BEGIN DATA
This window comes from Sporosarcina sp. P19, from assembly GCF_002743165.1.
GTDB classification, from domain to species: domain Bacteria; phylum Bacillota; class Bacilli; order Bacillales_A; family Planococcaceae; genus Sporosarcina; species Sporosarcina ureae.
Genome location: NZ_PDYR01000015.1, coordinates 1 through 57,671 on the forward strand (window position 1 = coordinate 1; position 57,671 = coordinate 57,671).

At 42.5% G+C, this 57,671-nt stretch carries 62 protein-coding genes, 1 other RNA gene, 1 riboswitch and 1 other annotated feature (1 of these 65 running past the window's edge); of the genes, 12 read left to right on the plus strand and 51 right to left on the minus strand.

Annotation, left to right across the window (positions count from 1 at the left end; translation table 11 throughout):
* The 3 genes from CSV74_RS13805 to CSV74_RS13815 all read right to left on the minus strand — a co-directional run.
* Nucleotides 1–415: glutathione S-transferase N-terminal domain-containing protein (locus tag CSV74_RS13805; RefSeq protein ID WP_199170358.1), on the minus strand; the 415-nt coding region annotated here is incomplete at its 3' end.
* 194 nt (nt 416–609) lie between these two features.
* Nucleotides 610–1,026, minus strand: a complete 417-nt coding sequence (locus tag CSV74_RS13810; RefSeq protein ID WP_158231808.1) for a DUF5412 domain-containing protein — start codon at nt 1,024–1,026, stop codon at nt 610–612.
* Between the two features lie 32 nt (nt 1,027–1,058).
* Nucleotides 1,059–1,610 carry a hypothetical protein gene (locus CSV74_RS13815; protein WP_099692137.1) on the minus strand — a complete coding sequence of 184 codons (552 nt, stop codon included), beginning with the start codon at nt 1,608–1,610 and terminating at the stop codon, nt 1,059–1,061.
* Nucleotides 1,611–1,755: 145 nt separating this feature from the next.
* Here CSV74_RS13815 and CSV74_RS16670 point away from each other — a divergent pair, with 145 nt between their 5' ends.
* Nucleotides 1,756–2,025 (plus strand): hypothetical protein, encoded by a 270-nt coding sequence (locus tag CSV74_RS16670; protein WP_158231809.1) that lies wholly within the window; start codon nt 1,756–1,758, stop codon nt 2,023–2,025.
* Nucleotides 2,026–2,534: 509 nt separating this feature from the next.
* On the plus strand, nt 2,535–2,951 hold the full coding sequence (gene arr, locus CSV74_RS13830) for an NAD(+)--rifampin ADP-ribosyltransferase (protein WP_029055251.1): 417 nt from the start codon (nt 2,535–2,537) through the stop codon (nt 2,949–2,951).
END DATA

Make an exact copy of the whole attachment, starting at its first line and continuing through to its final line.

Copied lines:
This window comes from Sporosarcina sp. P19, from assembly GCF_002743165.1.
GTDB classification, from domain to species: domain Bacteria; phylum Bacillota; class Bacilli; order Bacillales_A; family Planococcaceae; genus Sporosarcina; species Sporosarcina ureae.
Genome location: NZ_PDYR01000015.1, coordinates 1 through 57,671 on the forward strand (window position 1 = coordinate 1; position 57,671 = coordinate 57,671).

At 42.5% G+C, this 57,671-nt stretch carries 62 protein-coding genes, 1 other RNA gene, 1 riboswitch and 1 other annotated feature (1 of these 65 running past the window's edge); of the genes, 12 read left to right on the plus strand and 51 right to left on the minus strand.

Annotation, left to right across the window (positions count from 1 at the left end; translation table 11 throughout):
* The 3 genes from CSV74_RS13805 to CSV74_RS13815 all read right to left on the minus strand — a co-directional run.
* Nucleotides 1–415: glutathione S-transferase N-terminal domain-containing protein (locus tag CSV74_RS13805; RefSeq protein ID WP_199170358.1), on the minus strand; the 415-nt coding region annotated here is incomplete at its 3' end.
* 194 nt (nt 416–609) lie between these two features.
* Nucleotides 610–1,026, minus strand: a complete 417-nt coding sequence (locus tag CSV74_RS13810; RefSeq protein ID WP_158231808.1) for a DUF5412 domain-containing protein — start codon at nt 1,024–1,026, stop codon at nt 610–612.
* Between the two features lie 32 nt (nt 1,027–1,058).
* Nucleotides 1,059–1,610 carry a hypothetical protein gene (locus CSV74_RS13815; protein WP_099692137.1) on the minus strand — a complete coding sequence of 184 codons (552 nt, stop codon included), beginning with the start codon at nt 1,608–1,610 and terminating at the stop codon, nt 1,059–1,061.
* Nucleotides 1,611–1,755: 145 nt separating this feature from the next.
* Here CSV74_RS13815 and CSV74_RS16670 point away from each other — a divergent pair, with 145 nt between their 5' ends.
* Nucleotides 1,756–2,025 (plus strand): hypothetical protein, encoded by a 270-nt coding sequence (locus tag CSV74_RS16670; protein WP_158231809.1) that lies wholly within the window; start codon nt 1,756–1,758, stop codon nt 2,023–2,025.
* Nucleotides 2,026–2,534: 509 nt separating this feature from the next.
* On the plus strand, nt 2,535–2,951 hold the full coding sequence (gene arr, locus CSV74_RS13830) for an NAD(+)--rifampin ADP-ribosyltransferase (protein WP_029055251.1): 417 nt from the start codon (nt 2,535–2,537) through the stop codon (nt 2,949–2,951).